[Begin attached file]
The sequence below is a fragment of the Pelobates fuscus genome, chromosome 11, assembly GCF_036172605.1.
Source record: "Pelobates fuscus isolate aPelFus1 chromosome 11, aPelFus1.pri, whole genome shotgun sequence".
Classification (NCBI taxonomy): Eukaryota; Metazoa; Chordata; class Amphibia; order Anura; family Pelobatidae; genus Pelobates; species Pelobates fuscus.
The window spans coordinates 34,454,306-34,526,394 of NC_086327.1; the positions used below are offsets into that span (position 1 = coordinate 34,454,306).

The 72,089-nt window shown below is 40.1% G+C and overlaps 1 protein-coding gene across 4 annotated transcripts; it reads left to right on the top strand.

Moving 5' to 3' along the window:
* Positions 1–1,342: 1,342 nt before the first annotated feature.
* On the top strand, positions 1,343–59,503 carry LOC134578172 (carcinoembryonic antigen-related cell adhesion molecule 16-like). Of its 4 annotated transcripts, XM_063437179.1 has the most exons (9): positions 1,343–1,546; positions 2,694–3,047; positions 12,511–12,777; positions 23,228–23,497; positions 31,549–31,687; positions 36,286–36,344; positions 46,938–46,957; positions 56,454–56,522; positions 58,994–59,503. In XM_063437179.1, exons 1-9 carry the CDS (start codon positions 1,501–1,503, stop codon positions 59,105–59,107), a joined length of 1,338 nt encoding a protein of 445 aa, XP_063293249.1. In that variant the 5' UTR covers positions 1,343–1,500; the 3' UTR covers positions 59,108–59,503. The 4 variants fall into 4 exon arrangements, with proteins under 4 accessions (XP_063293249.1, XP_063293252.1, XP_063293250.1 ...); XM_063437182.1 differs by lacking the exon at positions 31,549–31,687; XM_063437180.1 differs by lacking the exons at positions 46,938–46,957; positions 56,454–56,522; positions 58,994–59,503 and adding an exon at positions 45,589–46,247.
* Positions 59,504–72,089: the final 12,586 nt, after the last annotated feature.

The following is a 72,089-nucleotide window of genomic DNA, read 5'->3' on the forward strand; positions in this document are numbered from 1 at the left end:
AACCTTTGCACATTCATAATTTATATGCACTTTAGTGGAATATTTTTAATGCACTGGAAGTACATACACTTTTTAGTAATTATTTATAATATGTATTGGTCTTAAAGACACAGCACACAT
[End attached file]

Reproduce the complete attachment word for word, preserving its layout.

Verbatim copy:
The sequence below is a fragment of the Pelobates fuscus genome, chromosome 11, assembly GCF_036172605.1.
Source record: "Pelobates fuscus isolate aPelFus1 chromosome 11, aPelFus1.pri, whole genome shotgun sequence".
Classification (NCBI taxonomy): Eukaryota; Metazoa; Chordata; class Amphibia; order Anura; family Pelobatidae; genus Pelobates; species Pelobates fuscus.
The window spans coordinates 34,454,306-34,526,394 of NC_086327.1; the positions used below are offsets into that span (position 1 = coordinate 34,454,306).

The 72,089-nt window shown below is 40.1% G+C and overlaps 1 protein-coding gene across 4 annotated transcripts; it reads left to right on the top strand.

Moving 5' to 3' along the window:
* Positions 1–1,342: 1,342 nt before the first annotated feature.
* On the top strand, positions 1,343–59,503 carry LOC134578172 (carcinoembryonic antigen-related cell adhesion molecule 16-like). Of its 4 annotated transcripts, XM_063437179.1 has the most exons (9): positions 1,343–1,546; positions 2,694–3,047; positions 12,511–12,777; positions 23,228–23,497; positions 31,549–31,687; positions 36,286–36,344; positions 46,938–46,957; positions 56,454–56,522; positions 58,994–59,503. In XM_063437179.1, exons 1-9 carry the CDS (start codon positions 1,501–1,503, stop codon positions 59,105–59,107), a joined length of 1,338 nt encoding a protein of 445 aa, XP_063293249.1. In that variant the 5' UTR covers positions 1,343–1,500; the 3' UTR covers positions 59,108–59,503. The 4 variants fall into 4 exon arrangements, with proteins under 4 accessions (XP_063293249.1, XP_063293252.1, XP_063293250.1 ...); XM_063437182.1 differs by lacking the exon at positions 31,549–31,687; XM_063437180.1 differs by lacking the exons at positions 46,938–46,957; positions 56,454–56,522; positions 58,994–59,503 and adding an exon at positions 45,589–46,247.
* Positions 59,504–72,089: the final 12,586 nt, after the last annotated feature.

The following is a 72,089-nucleotide window of genomic DNA, read 5'->3' on the forward strand; positions in this document are numbered from 1 at the left end:
AACCTTTGCACATTCATAATTTATATGCACTTTAGTGGAATATTTTTAATGCACTGGAAGTACATACACTTTTTAGTAATTATTTATAATATGTATTGGTCTTAAAGACACAGCACACAT